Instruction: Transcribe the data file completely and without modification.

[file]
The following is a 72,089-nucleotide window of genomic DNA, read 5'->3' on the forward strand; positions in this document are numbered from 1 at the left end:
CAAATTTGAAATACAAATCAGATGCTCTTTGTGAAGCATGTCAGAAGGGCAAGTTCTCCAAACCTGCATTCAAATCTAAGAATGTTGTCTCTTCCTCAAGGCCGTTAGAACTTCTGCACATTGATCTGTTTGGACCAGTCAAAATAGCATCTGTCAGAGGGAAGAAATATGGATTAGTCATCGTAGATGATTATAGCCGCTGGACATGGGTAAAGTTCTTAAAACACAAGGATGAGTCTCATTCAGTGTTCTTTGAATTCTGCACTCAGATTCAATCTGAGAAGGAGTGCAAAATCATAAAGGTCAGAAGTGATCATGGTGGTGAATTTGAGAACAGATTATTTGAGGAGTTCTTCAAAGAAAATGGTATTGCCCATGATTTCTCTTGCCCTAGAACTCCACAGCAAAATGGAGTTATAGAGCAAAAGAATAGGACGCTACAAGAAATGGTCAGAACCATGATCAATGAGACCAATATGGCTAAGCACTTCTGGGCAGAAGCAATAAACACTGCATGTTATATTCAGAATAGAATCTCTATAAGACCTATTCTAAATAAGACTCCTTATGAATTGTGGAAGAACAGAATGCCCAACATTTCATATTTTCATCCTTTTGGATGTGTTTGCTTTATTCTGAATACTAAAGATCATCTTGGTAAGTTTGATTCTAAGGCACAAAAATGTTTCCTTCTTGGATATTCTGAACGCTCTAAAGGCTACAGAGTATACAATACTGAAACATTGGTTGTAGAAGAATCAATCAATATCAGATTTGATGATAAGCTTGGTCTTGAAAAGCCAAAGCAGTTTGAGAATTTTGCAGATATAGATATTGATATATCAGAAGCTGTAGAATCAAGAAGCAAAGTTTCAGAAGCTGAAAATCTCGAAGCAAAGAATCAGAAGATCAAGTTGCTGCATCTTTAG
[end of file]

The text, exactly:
The following is a 72,089-nucleotide window of genomic DNA, read 5'->3' on the forward strand; positions in this document are numbered from 1 at the left end:
CAAATTTGAAATACAAATCAGATGCTCTTTGTGAAGCATGTCAGAAGGGCAAGTTCTCCAAACCTGCATTCAAATCTAAGAATGTTGTCTCTTCCTCAAGGCCGTTAGAACTTCTGCACATTGATCTGTTTGGACCAGTCAAAATAGCATCTGTCAGAGGGAAGAAATATGGATTAGTCATCGTAGATGATTATAGCCGCTGGACATGGGTAAAGTTCTTAAAACACAAGGATGAGTCTCATTCAGTGTTCTTTGAATTCTGCACTCAGATTCAATCTGAGAAGGAGTGCAAAATCATAAAGGTCAGAAGTGATCATGGTGGTGAATTTGAGAACAGATTATTTGAGGAGTTCTTCAAAGAAAATGGTATTGCCCATGATTTCTCTTGCCCTAGAACTCCACAGCAAAATGGAGTTATAGAGCAAAAGAATAGGACGCTACAAGAAATGGTCAGAACCATGATCAATGAGACCAATATGGCTAAGCACTTCTGGGCAGAAGCAATAAACACTGCATGTTATATTCAGAATAGAATCTCTATAAGACCTATTCTAAATAAGACTCCTTATGAATTGTGGAAGAACAGAATGCCCAACATTTCATATTTTCATCCTTTTGGATGTGTTTGCTTTATTCTGAATACTAAAGATCATCTTGGTAAGTTTGATTCTAAGGCACAAAAATGTTTCCTTCTTGGATATTCTGAACGCTCTAAAGGCTACAGAGTATACAATACTGAAACATTGGTTGTAGAAGAATCAATCAATATCAGATTTGATGATAAGCTTGGTCTTGAAAAGCCAAAGCAGTTTGAGAATTTTGCAGATATAGATATTGATATATCAGAAGCTGTAGAATCAAGAAGCAAAGTTTCAGAAGCTGAAAATCTCGAAGCAAAGAATCAGAAGATCAAGTTGCTGCATCTTTAG